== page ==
Plants and Animals

Primula meadia Shooting star

species photo
Michael R. Penskar
species photo
Susan R. Crispin
species photo
Susan R. Crispin
species photo
Susan R. Crispin

Key Characteristics

Tall perennial forb (60 cm) of wet-mesic to mesic prairies and prairie fen; leaves mostly basal and lanceolate; nodding flowers pink with reflexed petals and a protruding column of anthers.

Status and Rank

US Status:
State Status: E - Endangered (legally protected)
Global Rank: G5 - Secure
State Rank: S1 - Critically imperiled

Occurrences

CountyNumber of OccurrencesYear Last Observed
Berrien31997
Menominee12005

Information is summarized from MNFI's database of rare species and community occurrences. Data may not reflect true distribution since much of the state has not been thoroughly surveyed.

Habitat

Occurs in wet-mesic to mesic prairie and prairie fen, including remnants on railroad rights-of-way. The species is currently known from only two sites in Michigan.

Natural Community Types

For each species, lists of natural communities were derived from review of the nearly 6,500 element occurrences in the MNFI database, in addition to herbarium label data for some taxa. In most cases, at least one specimen record exists for each listed natural community. For certain taxa, especially poorly collected or extirpated species of prairie and savanna habitats, natural community lists were derived from inferences from collection sites and habitat preferences in immediately adjacent states (particularly Indiana and Illinois). Natural communities are not listed for those species documented only from altered or ruderal habitats in Michigan, especially for taxa that occur in a variety of habitats outside of the state.

Natural communities are not listed in order of frequency of occurrence, but are rather derived from the full set of natural communities, organized by Ecological Group. In many cases, the general habitat descriptions should provide greater clarity and direction to the surveyor. In future versions of the Rare Species Explorer, we hope to incorporate natural community fidelity ranks for each taxon.

Associated Plants

Prairie slough grass, strict sedge, Bebb's sedge, bluejoint grass, meadow parsnip, late meadow-rue, nodding wild onion, marsh fern, sensitive fern, horsetail, big bluestem, little bluestem, cordgrass, prairie coreopsis, wild geranium, pale-leaved sunflower, false boneset, smooth sumac, rosin weed, yellow-pimpernel, hoary vervain, prairie violet, golden alexanders, and Jacob's ladder. At the Menominee County locality, shooting star grows on a relatively dry, sandy railroad grade with pale coneflower, sweet grass, bluestem, and several other prairie forbs.

Management Recommendations

Requires protection of hydrology, groundwater source, and natural disturbance regime. This species benefits from fen management that includes prescribed fire and brush removal, which maintains open habitat and reduces competing woody vegetation. Control invasive species, including glossy buckthorn and cattails.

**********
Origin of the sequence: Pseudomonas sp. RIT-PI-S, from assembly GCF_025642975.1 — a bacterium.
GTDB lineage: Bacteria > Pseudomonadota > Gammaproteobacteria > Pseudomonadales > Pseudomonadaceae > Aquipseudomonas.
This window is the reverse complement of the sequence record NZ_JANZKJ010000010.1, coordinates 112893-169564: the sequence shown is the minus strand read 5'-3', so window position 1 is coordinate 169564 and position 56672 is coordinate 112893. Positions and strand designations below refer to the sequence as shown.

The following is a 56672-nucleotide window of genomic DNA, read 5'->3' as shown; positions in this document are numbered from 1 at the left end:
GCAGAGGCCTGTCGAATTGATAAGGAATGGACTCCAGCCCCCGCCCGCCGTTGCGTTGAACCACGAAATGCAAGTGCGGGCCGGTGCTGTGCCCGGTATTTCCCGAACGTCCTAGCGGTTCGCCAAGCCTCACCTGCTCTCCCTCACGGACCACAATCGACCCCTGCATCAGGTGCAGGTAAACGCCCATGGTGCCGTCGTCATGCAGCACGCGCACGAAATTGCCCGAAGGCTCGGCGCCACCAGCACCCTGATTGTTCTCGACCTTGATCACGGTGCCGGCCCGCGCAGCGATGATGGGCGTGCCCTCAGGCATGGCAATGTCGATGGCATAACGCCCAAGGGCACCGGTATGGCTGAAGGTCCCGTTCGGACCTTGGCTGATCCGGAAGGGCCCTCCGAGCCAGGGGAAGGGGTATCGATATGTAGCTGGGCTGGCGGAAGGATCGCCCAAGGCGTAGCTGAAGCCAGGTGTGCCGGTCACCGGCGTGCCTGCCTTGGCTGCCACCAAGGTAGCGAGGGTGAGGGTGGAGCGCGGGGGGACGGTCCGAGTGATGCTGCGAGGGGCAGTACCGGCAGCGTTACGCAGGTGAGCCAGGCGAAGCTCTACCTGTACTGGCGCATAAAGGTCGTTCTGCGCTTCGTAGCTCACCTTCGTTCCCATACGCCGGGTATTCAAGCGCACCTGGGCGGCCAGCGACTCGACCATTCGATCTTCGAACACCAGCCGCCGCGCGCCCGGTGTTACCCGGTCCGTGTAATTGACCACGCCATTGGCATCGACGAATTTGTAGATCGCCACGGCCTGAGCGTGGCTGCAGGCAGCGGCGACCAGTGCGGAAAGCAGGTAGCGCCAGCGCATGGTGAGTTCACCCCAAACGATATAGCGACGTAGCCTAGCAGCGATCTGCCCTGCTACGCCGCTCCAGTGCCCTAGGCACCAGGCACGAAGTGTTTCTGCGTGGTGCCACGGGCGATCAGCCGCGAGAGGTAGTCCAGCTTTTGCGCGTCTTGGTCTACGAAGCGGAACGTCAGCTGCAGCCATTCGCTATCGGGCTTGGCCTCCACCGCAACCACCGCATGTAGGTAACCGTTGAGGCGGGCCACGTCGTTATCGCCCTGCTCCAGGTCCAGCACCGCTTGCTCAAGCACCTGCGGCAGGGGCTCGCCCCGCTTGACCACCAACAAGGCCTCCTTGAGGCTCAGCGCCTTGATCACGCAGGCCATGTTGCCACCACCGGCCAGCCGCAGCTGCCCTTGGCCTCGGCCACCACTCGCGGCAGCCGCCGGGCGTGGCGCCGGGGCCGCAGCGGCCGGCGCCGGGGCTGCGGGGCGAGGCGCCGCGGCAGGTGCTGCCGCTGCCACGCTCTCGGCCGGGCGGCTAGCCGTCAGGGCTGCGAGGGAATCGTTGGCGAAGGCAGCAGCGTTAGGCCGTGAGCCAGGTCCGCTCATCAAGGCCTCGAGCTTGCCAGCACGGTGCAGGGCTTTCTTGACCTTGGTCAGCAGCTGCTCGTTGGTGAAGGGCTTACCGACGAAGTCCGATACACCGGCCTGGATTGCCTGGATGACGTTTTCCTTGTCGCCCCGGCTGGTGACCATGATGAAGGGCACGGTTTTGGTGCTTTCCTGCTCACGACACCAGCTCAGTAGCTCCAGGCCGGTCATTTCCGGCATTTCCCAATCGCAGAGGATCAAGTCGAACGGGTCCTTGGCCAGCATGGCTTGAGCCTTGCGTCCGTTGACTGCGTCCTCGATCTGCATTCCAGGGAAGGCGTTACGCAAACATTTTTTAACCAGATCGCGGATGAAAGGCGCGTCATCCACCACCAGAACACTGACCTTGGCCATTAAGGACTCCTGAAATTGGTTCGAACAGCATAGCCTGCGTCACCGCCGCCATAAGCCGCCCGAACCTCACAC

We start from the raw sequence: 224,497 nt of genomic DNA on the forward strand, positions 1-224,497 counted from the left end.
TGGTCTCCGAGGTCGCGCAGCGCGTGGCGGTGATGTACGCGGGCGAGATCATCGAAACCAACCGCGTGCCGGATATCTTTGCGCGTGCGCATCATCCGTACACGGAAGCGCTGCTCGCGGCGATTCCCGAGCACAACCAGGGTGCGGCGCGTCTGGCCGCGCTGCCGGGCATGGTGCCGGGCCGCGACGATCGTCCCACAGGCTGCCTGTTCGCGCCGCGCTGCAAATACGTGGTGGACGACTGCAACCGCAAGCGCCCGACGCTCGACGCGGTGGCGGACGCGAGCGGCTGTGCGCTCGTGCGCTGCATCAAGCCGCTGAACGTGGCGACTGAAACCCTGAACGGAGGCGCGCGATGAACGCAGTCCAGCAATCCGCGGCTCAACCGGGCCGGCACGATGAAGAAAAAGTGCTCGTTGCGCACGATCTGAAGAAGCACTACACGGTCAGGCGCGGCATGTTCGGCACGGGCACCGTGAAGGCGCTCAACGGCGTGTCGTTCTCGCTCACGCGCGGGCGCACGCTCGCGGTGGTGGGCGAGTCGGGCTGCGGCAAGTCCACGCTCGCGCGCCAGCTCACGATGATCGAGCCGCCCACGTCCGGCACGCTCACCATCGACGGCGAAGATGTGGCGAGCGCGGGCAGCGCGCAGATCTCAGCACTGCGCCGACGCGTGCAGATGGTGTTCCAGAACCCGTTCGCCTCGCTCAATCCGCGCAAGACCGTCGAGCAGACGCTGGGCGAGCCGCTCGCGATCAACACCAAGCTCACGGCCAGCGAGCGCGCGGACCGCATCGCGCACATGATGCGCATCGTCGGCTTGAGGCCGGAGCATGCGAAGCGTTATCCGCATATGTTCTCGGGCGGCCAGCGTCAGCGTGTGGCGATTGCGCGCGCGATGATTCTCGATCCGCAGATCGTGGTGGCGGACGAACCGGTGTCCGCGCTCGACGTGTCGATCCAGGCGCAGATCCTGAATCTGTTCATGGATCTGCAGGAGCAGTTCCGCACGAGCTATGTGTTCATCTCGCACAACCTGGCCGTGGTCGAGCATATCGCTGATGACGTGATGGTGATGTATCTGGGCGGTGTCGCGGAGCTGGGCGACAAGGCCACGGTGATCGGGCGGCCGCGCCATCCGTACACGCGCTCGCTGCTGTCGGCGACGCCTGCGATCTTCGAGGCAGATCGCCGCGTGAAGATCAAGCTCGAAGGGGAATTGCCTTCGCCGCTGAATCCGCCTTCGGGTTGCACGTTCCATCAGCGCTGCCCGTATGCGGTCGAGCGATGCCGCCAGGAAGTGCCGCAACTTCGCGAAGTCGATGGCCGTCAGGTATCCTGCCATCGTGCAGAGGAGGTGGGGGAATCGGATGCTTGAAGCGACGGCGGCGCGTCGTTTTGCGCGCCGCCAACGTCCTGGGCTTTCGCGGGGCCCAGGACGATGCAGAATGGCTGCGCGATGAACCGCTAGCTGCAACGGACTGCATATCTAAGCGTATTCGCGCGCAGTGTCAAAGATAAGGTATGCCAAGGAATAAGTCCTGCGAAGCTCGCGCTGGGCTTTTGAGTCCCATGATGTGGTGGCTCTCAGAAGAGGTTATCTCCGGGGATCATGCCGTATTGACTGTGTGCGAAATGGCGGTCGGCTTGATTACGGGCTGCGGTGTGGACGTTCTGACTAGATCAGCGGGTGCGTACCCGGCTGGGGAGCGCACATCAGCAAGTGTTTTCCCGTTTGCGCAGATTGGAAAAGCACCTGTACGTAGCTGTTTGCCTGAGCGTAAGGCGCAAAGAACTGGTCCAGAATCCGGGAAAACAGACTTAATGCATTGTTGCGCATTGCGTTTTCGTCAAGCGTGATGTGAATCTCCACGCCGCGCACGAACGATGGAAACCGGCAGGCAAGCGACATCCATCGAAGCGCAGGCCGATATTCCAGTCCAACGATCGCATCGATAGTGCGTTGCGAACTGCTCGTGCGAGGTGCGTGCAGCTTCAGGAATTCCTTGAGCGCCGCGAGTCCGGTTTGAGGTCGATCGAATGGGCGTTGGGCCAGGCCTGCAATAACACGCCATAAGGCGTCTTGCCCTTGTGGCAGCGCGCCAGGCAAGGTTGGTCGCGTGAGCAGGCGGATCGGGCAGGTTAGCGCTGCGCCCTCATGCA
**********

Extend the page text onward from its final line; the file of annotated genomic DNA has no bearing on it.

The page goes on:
Survey Methods

Random meander search covers areas that appear likely to have rare taxa, based on habitat and the judgment of the investigator.

  • Meander search

    • Survey Period: From fourth week of May to fourth week of June

References

Survey References

  • Elzinga, C.L., D.W. Salzer, and J.W. Willoughby. 1998. Measuring and Monitoring Plant Populations. The Nature Conservancy and Bureau of Land Management, Denver. BLM Technical Reference 1730-1. 477pp.
  • Goff, G.F., G.A. Dawson, and J.J. Rochow. 1982. Site examination for Threatened and Endangered plant species. Environmental Management 6(4): 307-316
  • Nelson, J.R. 1984. Rare Plant Field Survey Guidelines. In: J.P. Smith and R. York. Inventory of rare and endangered vascular plants of California. 3rd Ed. California Native Plant Society, Berkeley. 174pp.
  • Nelson, J.R. 1986. Rare Plant Surveys: Techniques For Impact Assessment. Natural Areas Journal 5(3):18-30.
  • Nelson, J.R. 1987. Rare Plant Surveys: Techniques for Impact Assessment. In: Conservation and management of rare and endangered plants. Ed. T.S. Elias. California Native Plant Society, Sacramento. 8pp.

Technical References

  • Coffin, B. and L. Pfannmuller, eds. 1988. Minnesota's Endangered Flora and Fauna. University of Minnesota Press, Minneapolis. 473pp.
  • Gleason, H. A., and A. Cronquist. 1991. Manual of Vascular Plants of Northeastern United States and Adjacent Canada. Second edition. The New York Botanical Garden, Bronx. 910pp.
  • Gray, A. 1950. Gray's Manual of Botany; eighth ed. Van Nostrand Reinghold, New York. 1632pp.
  • Holmgren, N.H. 1998. Illustrated Companion to Gleason and Cronquist's Manual. Illustrations of the vascular plants of Northeastern United States and adjacent Canada. New York Botanical Garden, Bronx. 937pp.
  • Mohlenbrock, R.H. 1986. Guide to the Vascular Flora of Illinois. Southern Illinois University Press, Carbondale. 507pp.
  • Swink, F. and G. Wilhelm. 1994. Plants of the Chicago Region, 4th ed. Indiana Academy of Science, Indianapolis. 921pp.
  • Voss, E.G. 1996. Michigan Flora. Part III. Dicots (Pyrolaceae-Compositae). Bulletin of the Cranbrook Institute of Science and University of Michigan Herbarium. 622pp.